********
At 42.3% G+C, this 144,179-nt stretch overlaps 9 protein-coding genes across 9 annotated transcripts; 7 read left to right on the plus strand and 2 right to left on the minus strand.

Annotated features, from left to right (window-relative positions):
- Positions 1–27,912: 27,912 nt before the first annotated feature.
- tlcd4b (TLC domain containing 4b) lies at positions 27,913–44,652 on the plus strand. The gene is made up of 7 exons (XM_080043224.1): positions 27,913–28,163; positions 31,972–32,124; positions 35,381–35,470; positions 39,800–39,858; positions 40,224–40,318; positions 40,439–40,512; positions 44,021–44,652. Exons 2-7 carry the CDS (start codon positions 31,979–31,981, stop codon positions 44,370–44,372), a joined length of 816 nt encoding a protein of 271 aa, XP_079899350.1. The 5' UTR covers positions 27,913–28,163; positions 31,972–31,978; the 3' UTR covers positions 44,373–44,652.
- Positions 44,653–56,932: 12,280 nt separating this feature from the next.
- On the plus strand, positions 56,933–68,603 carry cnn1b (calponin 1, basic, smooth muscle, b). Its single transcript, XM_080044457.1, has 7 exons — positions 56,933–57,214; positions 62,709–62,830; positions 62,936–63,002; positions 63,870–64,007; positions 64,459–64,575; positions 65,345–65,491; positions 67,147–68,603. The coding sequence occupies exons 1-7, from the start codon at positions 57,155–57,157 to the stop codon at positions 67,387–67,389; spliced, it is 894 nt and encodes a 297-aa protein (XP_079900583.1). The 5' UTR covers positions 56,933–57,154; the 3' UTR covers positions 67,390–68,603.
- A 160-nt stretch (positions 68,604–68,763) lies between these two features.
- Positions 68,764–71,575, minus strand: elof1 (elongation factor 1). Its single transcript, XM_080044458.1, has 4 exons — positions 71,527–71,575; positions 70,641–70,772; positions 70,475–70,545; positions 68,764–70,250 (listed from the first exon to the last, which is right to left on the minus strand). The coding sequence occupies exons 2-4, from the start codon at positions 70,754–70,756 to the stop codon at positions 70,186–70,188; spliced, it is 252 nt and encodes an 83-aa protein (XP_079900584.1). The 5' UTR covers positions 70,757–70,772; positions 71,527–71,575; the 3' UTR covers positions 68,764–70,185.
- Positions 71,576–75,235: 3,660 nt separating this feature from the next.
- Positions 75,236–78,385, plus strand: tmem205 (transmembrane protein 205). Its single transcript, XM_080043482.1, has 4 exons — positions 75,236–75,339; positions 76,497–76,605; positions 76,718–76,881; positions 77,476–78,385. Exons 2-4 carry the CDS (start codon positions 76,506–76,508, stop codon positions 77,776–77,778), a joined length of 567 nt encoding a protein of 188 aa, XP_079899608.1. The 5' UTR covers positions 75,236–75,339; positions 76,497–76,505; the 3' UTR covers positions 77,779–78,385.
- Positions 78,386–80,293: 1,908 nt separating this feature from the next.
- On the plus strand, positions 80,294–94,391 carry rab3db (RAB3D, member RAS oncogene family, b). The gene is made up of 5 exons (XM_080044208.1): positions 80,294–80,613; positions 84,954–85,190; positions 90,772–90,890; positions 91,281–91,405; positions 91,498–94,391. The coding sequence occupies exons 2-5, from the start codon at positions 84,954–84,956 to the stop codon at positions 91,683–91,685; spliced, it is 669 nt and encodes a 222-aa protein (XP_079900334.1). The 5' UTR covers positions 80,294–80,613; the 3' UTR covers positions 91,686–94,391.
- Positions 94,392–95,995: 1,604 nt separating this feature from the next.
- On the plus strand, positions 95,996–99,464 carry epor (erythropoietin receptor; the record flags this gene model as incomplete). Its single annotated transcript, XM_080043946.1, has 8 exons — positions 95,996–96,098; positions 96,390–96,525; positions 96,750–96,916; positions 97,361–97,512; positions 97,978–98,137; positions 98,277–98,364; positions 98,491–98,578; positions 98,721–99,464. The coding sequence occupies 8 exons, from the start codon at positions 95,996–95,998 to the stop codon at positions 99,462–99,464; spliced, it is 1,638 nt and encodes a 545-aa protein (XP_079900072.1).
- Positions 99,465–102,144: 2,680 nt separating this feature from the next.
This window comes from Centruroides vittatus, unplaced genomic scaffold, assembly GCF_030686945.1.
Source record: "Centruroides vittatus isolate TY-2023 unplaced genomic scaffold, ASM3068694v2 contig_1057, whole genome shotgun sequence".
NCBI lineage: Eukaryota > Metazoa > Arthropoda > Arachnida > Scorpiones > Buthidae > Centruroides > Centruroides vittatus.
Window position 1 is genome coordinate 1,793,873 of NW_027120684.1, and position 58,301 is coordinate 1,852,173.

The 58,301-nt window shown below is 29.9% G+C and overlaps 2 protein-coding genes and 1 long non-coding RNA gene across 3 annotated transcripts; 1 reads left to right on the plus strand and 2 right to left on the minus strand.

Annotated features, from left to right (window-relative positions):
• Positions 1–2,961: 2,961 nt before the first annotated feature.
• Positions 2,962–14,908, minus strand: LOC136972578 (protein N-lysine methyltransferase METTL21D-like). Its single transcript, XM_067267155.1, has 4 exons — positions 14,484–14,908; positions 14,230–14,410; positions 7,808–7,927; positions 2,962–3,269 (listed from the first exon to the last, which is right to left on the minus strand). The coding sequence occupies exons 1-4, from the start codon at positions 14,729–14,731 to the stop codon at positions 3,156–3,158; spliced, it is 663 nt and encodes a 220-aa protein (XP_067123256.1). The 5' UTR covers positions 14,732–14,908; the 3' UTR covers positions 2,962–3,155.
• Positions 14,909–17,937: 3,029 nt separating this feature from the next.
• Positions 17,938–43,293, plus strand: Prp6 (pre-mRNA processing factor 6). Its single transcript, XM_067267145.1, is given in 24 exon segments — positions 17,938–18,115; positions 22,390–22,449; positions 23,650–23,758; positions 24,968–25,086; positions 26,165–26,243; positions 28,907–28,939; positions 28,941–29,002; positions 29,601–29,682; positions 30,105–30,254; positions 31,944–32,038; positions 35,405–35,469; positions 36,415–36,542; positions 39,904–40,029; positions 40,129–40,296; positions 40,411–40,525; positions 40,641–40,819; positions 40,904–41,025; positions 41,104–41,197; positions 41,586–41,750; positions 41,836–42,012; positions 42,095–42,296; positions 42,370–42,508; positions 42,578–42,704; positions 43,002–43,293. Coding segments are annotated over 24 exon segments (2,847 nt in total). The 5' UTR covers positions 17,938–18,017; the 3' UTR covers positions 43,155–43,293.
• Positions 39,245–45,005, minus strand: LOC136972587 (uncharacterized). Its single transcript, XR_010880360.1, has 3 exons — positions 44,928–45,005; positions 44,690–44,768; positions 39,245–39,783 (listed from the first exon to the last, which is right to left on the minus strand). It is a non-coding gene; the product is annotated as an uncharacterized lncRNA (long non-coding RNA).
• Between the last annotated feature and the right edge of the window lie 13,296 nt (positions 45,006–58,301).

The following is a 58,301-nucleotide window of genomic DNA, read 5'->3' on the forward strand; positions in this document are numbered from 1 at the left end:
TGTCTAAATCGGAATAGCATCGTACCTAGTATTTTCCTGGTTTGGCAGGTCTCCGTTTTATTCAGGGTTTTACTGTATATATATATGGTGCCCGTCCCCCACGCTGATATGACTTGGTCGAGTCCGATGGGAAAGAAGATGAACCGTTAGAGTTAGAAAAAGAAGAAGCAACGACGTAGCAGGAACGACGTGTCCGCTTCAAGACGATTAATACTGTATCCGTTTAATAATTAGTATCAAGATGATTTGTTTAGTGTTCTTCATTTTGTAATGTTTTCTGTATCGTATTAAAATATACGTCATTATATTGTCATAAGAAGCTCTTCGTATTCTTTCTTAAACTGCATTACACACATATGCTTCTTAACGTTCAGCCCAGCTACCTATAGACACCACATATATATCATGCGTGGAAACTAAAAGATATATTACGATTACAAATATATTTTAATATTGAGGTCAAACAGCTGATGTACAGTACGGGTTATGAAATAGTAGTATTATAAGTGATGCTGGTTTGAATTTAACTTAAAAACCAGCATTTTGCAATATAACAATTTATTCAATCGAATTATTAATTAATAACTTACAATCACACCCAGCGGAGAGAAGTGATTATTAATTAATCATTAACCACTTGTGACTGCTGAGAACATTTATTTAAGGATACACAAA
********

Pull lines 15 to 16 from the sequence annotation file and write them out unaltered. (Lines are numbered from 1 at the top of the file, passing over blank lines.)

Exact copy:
- Positions 99,465–102,144: 2,680 nt separating this feature from the next.
This window comes from Centruroides vittatus, unplaced genomic scaffold, assembly GCF_030686945.1.